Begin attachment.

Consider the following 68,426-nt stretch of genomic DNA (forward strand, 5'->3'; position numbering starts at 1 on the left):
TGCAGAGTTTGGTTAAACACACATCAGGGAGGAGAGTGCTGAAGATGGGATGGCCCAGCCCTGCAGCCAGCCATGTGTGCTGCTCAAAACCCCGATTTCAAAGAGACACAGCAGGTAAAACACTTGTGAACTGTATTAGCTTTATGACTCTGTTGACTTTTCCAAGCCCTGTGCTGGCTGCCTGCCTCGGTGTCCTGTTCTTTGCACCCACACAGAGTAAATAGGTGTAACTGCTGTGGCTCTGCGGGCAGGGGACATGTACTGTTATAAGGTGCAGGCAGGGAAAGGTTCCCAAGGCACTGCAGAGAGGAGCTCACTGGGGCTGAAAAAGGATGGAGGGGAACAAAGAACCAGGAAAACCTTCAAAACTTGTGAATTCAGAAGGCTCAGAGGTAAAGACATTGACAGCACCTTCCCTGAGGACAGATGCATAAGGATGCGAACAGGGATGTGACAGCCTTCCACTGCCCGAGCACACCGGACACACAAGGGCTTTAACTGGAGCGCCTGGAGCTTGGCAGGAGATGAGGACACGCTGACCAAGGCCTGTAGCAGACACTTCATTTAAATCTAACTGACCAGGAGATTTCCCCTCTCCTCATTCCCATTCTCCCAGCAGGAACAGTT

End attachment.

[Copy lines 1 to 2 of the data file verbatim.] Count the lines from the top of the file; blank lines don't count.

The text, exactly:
Consider the following 68,426-nt stretch of genomic DNA (forward strand, 5'->3'; position numbering starts at 1 on the left):
TGCAGAGTTTGGTTAAACACACATCAGGGAGGAGAGTGCTGAAGATGGGATGGCCCAGCCCTGCAGCCAGCCATGTGTGCTGCTCAAAACCCCGATTTCAAAGAGACACAGCAGGTAAAACACTTGTGAACTGTATTAGCTTTATGACTCTGTTGACTTTTCCAAGCCCTGTGCTGGCTGCCTGCCTCGGTGTCCTGTTCTTTGCACCCACACAGAGTAAATAGGTGTAACTGCTGTGGCTCTGCGGGCAGGGGACATGTACTGTTATAAGGTGCAGGCAGGGAAAGGTTCCCAAGGCACTGCAGAGAGGAGCTCACTGGGGCTGAAAAAGGATGGAGGGGAACAAAGAACCAGGAAAACCTTCAAAACTTGTGAATTCAGAAGGCTCAGAGGTAAAGACATTGACAGCACCTTCCCTGAGGACAGATGCATAAGGATGCGAACAGGGATGTGACAGCCTTCCACTGCCCGAGCACACCGGACACACAAGGGCTTTAACTGGAGCGCCTGGAGCTTGGCAGGAGATGAGGACACGCTGACCAAGGCCTGTAGCAGACACTTCATTTAAATCTAACTGACCAGGAGATTTCCCCTCTCCTCATTCCCATTCTCCCAGCAGGAACAGTT